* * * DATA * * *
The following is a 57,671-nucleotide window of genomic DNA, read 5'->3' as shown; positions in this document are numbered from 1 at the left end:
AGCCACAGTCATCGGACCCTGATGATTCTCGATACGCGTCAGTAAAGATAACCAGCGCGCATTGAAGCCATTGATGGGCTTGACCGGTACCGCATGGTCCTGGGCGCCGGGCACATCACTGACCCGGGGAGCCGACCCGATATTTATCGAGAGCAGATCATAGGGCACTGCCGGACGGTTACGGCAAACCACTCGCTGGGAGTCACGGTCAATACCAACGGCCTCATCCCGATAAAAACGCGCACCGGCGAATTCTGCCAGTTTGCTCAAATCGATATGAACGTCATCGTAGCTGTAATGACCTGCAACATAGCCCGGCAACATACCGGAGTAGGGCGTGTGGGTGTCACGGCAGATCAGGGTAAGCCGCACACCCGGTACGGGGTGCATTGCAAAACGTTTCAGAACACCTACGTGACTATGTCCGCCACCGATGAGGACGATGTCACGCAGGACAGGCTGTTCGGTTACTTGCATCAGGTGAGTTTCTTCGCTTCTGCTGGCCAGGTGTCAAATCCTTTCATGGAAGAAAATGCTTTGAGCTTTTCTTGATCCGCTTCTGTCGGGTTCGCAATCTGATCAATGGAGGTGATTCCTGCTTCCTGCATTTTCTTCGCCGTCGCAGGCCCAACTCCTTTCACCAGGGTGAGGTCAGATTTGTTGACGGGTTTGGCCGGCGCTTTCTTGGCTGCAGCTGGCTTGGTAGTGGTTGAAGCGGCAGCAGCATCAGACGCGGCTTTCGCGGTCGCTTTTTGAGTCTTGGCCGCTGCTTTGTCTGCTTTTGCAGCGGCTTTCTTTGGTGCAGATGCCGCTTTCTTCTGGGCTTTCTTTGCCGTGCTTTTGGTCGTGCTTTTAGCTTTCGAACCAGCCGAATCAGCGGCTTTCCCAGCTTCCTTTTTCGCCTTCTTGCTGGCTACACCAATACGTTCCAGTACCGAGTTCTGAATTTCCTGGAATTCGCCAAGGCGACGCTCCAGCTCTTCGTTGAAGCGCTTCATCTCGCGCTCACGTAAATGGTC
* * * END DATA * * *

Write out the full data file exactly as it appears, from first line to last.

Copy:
The following is a 57,671-nucleotide window of genomic DNA, read 5'->3' as shown; positions in this document are numbered from 1 at the left end:
AGCCACAGTCATCGGACCCTGATGATTCTCGATACGCGTCAGTAAAGATAACCAGCGCGCATTGAAGCCATTGATGGGCTTGACCGGTACCGCATGGTCCTGGGCGCCGGGCACATCACTGACCCGGGGAGCCGACCCGATATTTATCGAGAGCAGATCATAGGGCACTGCCGGACGGTTACGGCAAACCACTCGCTGGGAGTCACGGTCAATACCAACGGCCTCATCCCGATAAAAACGCGCACCGGCGAATTCTGCCAGTTTGCTCAAATCGATATGAACGTCATCGTAGCTGTAATGACCTGCAACATAGCCCGGCAACATACCGGAGTAGGGCGTGTGGGTGTCACGGCAGATCAGGGTAAGCCGCACACCCGGTACGGGGTGCATTGCAAAACGTTTCAGAACACCTACGTGACTATGTCCGCCACCGATGAGGACGATGTCACGCAGGACAGGCTGTTCGGTTACTTGCATCAGGTGAGTTTCTTCGCTTCTGCTGGCCAGGTGTCAAATCCTTTCATGGAAGAAAATGCTTTGAGCTTTTCTTGATCCGCTTCTGTCGGGTTCGCAATCTGATCAATGGAGGTGATTCCTGCTTCCTGCATTTTCTTCGCCGTCGCAGGCCCAACTCCTTTCACCAGGGTGAGGTCAGATTTGTTGACGGGTTTGGCCGGCGCTTTCTTGGCTGCAGCTGGCTTGGTAGTGGTTGAAGCGGCAGCAGCATCAGACGCGGCTTTCGCGGTCGCTTTTTGAGTCTTGGCCGCTGCTTTGTCTGCTTTTGCAGCGGCTTTCTTTGGTGCAGATGCCGCTTTCTTCTGGGCTTTCTTTGCCGTGCTTTTGGTCGTGCTTTTAGCTTTCGAACCAGCCGAATCAGCGGCTTTCCCAGCTTCCTTTTTCGCCTTCTTGCTGGCTACACCAATACGTTCCAGTACCGAGTTCTGAATTTCCTGGAATTCGCCAAGGCGACGCTCCAGCTCTTCGTTGAAGCGCTTCATCTCGCGCTCACGTAAATGGTC